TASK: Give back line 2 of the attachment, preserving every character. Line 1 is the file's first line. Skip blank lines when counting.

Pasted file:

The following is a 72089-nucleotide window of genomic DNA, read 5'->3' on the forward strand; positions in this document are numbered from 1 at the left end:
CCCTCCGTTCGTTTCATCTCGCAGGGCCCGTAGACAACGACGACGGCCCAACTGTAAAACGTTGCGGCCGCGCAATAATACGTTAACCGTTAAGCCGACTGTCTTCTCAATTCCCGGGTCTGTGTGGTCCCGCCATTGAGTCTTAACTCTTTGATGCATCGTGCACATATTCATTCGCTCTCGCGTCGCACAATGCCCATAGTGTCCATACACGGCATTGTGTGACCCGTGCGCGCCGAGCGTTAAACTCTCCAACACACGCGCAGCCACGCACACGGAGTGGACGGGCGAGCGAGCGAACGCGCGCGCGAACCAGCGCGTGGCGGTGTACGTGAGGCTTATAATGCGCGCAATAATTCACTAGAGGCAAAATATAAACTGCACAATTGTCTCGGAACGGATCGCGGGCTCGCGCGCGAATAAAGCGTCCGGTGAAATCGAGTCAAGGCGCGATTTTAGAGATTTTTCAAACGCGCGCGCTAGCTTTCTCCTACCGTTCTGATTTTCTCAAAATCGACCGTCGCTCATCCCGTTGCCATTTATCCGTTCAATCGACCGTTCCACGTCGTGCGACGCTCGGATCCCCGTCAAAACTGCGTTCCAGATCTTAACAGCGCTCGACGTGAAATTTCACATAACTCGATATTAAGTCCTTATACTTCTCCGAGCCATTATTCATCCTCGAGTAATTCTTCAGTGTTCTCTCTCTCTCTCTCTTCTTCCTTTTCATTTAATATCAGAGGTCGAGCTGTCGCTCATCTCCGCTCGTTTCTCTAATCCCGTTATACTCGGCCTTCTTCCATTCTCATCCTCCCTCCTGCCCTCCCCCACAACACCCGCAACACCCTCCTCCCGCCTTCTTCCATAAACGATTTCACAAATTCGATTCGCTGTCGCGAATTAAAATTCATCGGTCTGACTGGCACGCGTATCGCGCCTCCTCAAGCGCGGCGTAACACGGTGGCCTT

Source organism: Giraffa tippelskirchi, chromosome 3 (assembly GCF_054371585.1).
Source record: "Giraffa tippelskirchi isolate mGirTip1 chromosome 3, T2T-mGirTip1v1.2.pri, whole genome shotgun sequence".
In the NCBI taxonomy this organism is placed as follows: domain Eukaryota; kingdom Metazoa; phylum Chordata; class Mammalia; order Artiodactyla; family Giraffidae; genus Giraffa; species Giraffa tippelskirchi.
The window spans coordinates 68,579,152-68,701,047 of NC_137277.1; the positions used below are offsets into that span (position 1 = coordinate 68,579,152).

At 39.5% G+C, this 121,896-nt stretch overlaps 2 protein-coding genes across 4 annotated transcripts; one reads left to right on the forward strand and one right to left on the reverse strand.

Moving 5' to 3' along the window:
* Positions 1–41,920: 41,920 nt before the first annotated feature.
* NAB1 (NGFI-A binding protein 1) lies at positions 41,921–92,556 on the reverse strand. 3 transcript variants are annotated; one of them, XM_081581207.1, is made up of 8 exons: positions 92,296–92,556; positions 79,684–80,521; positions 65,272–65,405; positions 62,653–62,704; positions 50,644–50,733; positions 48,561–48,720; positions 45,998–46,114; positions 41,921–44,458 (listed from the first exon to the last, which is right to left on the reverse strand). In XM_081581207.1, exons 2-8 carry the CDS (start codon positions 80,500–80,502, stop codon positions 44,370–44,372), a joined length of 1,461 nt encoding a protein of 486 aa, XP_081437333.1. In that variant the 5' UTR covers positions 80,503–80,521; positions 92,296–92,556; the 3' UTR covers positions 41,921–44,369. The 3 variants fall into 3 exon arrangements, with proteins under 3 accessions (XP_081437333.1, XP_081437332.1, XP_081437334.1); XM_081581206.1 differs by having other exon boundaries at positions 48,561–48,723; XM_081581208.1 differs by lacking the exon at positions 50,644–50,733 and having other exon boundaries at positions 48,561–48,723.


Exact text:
CCCTCCGTTCGTTTCATCTCGCAGGGCCCGTAGACAACGACGACGGCCCAACTGTAAAACGTTGCGGCCGCGCAATAATACGTTAACCGTTAAGCCGACTGTCTTCTCAATTCCCGGGTCTGTGTGGTCCCGCCATTGAGTCTTAACTCTTTGATGCATCGTGCACATATTCATTCGCTCTCGCGTCGCACAATGCCCATAGTGTCCATACACGGCATTGTGTGACCCGTGCGCGCCGAGCGTTAAACTCTCCAACACACGCGCAGCCACGCACACGGAGTGGACGGGCGAGCGAGCGAACGCGCGCGCGAACCAGCGCGTGGCGGTGTACGTGAGGCTTATAATGCGCGCAATAATTCACTAGAGGCAAAATATAAACTGCACAATTGTCTCGGAACGGATCGCGGGCTCGCGCGCGAATAAAGCGTCCGGTGAAATCGAGTCAAGGCGCGATTTTAGAGATTTTTCAAACGCGCGCGCTAGCTTTCTCCTACCGTTCTGATTTTCTCAAAATCGACCGTCGCTCATCCCGTTGCCATTTATCCGTTCAATCGACCGTTCCACGTCGTGCGACGCTCGGATCCCCGTCAAAACTGCGTTCCAGATCTTAACAGCGCTCGACGTGAAATTTCACATAACTCGATATTAAGTCCTTATACTTCTCCGAGCCATTATTCATCCTCGAGTAATTCTTCAGTGTTCTCTCTCTCTCTCTCTTCTTCCTTTTCATTTAATATCAGAGGTCGAGCTGTCGCTCATCTCCGCTCGTTTCTCTAATCCCGTTATACTCGGCCTTCTTCCATTCTCATCCTCCCTCCTGCCCTCCCCCACAACACCCGCAACACCCTCCTCCCGCCTTCTTCCATAAACGATTTCACAAATTCGATTCGCTGTCGCGAATTAAAATTCATCGGTCTGACTGGCACGCGTATCGCGCCTCCTCAAGCGCGGCGTAACACGGTGGCCTT